One of my favorite results to come out of the Sleep Experiment so far is quick and easy, completely free, and doesn’t require specialty ingredients.
What is this wonder remedy? Lighting.
In great-grandma’s day, we woke up with the sunrise. We went to bed when it got dark. In the summer, we stayed awake later (to work in the garden!), in the winter, we sat around the fire and went to bed early.
Daily cycles like these were the norm for thousands of years. And then we invented electricity. And suddenly bright lights, computer screens, laptops, iPads, blackberries, and televisions made our body completely confused.
Now, I love technology as much as (or probably more than) the next girl. But it can get a bit out of control. When the last thing I do at night is check my email on my iPhone (oh, and check the progress on a few of my game apps), I know it has gone too far.
Because even if I’m relaxed after my warm lavender bath and chamomile tea – when I just do one last check of my email, we all know what happens. 75% of the time that one last little peek at email uncovers a crisis at work, or warrants just a quick reply, and suddenly your brain is back in overdrive again, making your to-do list for the next day. Not the best mental state to fall asleep!
So the initial, overwhelmingly positive, results from the sleep study show that adjusting your lighting and screen time has a HUGE impact on your quality of sleep. Curious to try it yourself? Read on.
If you want to really impact your sleep quality through lighting, you need to make some adjustments in three areas: sunlight, evening light and screen time.
Getting some natural sunlight during the day can help reset your circadian rhythms. If you can get this sunlight in the morning, even better! If you live in a gray northern climate (like London!), you might want to get a SAD (Seasonal Affectiveness Disorder) light to use for a few minutes every morning.
If you make only one adjustment – this should be it. Starting 2 hours before you go to bed, dim the lights. Dim all of the lights. This puts your body into a more relaxed, winding down mode to get you ready for sleep. Although it didn’t work for every reader, the results from this change alone have been amazingly positive.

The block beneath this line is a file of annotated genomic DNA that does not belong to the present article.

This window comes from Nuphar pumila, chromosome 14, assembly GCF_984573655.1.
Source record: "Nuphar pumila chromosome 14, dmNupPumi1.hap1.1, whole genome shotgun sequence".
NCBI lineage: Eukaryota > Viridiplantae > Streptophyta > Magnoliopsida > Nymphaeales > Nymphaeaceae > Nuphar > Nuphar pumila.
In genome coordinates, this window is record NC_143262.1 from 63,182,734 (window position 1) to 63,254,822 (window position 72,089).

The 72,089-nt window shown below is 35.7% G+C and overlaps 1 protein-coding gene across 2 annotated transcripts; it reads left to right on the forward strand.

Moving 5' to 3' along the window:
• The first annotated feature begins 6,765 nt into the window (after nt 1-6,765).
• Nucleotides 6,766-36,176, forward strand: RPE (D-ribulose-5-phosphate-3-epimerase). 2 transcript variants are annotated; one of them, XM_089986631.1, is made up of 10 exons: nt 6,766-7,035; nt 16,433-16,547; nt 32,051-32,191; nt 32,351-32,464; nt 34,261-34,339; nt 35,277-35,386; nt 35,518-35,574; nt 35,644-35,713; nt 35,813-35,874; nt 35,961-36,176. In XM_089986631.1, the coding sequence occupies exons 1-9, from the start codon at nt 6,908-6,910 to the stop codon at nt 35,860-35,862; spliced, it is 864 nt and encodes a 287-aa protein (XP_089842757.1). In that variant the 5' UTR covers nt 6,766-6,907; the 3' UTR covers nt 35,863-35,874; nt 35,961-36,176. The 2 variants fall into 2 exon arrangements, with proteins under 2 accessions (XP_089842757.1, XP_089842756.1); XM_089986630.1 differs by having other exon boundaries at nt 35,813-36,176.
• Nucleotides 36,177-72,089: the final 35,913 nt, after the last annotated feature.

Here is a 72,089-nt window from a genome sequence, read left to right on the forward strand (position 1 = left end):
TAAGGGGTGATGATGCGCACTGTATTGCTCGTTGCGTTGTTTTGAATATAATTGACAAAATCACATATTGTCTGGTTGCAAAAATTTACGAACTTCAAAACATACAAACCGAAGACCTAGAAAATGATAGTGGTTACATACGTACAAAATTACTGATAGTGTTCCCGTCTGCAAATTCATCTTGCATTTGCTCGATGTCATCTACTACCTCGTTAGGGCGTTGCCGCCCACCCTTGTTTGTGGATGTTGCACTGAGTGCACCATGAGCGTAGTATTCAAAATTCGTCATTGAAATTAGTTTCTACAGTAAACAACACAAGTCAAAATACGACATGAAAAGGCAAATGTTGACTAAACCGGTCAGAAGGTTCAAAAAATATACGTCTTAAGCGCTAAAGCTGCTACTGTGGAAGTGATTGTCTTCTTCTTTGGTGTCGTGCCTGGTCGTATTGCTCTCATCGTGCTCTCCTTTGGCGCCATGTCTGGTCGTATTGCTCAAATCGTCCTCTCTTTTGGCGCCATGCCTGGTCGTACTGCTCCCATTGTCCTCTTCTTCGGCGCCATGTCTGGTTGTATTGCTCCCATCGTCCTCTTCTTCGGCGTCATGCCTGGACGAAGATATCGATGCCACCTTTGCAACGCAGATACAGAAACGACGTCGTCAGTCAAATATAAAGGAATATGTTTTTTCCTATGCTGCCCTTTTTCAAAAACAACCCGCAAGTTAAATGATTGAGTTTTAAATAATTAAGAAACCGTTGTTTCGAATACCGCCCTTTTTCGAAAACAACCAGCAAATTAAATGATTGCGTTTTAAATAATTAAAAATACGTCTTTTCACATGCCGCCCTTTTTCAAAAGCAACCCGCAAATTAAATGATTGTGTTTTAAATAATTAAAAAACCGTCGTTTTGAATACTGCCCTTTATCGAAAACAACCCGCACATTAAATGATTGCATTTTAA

“I usually remember staying awake for an hour or more each night, but in general I can’t remember anything past going to bed.”
“It felt like adjusting the lighting set the mood for sleep even before I was in bed so my mind was slowly starting to slow down and relax.”
Adjusting the lighting can also help get your entire family in ‘bedtime mode’. Not having children, I haven’t tried this myself but love the idea! One reader shares:
“Doing this simple thing really created a different atmosphere and I decided to try it throughout my house to see how it would affect my kids. My husband and I dimmed lighting after dinner, this is the perfect time of year to experiment with this as there are lights on our tree and decorating our house that create a soft glow. Everyone seemed to just naturally tone it down a bit when the lighting was lower.”
One reader even combined the lighting with some other lifestyle changes and saw improvements in her skin (as someone who likes to scrutinize her pores in the mirror I think I will be trying this tip too!):
“I started taking showers in the dark. With the bathroom door open and the hall light on, I had just enough light to see by but the mirror was in shadow. I should mention that I have moderate-mild acne. I still wash my face (oil cleanse before the shower) but I don’t ‘worry’ at it, not because of will power but because my skin looked pretty good in the dim light! After this week I can reduce my label to very mild. I attribute this to more sleep, the castor oil treatment I’ve been using, and the dim light at night. I’ve always known that less is more for my skin, mbut I haven’t had the willpower to carry though before now!”
(If you’re curious about a “castor oil treatment” check out the oil cleansing method!)
Reduce screen time
I’ve written before about reducing digital overload in your life. I’m addicted to my screens. For years checking email was the first thing I did in the morning, and the last thing I did at night (ok, it still is, sometimes. I’m working on it!)
Try shutting down all the screens (TV, computers, iPads, phones etc.) about an hour before bedtime. What can you do for that hour? Read. Crochet. Talk to your partner. Read to your children. Work on a puzzle. Draw. Write in your journal. Have a cup of tea. Listen to music. Any activity that is relaxing and not too mentally intensive.
OK this is simple, but not easy. It’s a big lifestyle change for many of us. But reducing screen time has had great results:
“The no-screen-time thing was the lynchpin for me and I’ll be continuing it. I usually check my e-mail just before bed; consciously closing my laptop and not opening it at a certain time both calmed me down and the routine of it helped my body get ready for sleep.”
“At the beginning of the week I found it really hard to mentally turn off my mind chatter. I had decided to not use my computer at all after a set time because I do notice the lighting in the computer ( even when turned down to the lowest setting ) seems to affect my ability to sleep when I use it right before bed. So changing this habit was tricky and something I would like to keep trying …I am sure that will have a profound affect on my ability to sleep.”
Curious to try this yourself? The sleep experiment is going to stay open for awhile to collect more results and experiences, so sign up today!
Have you noticed that lighting and screen time impacts your sleep? Share your experiences in the comments!
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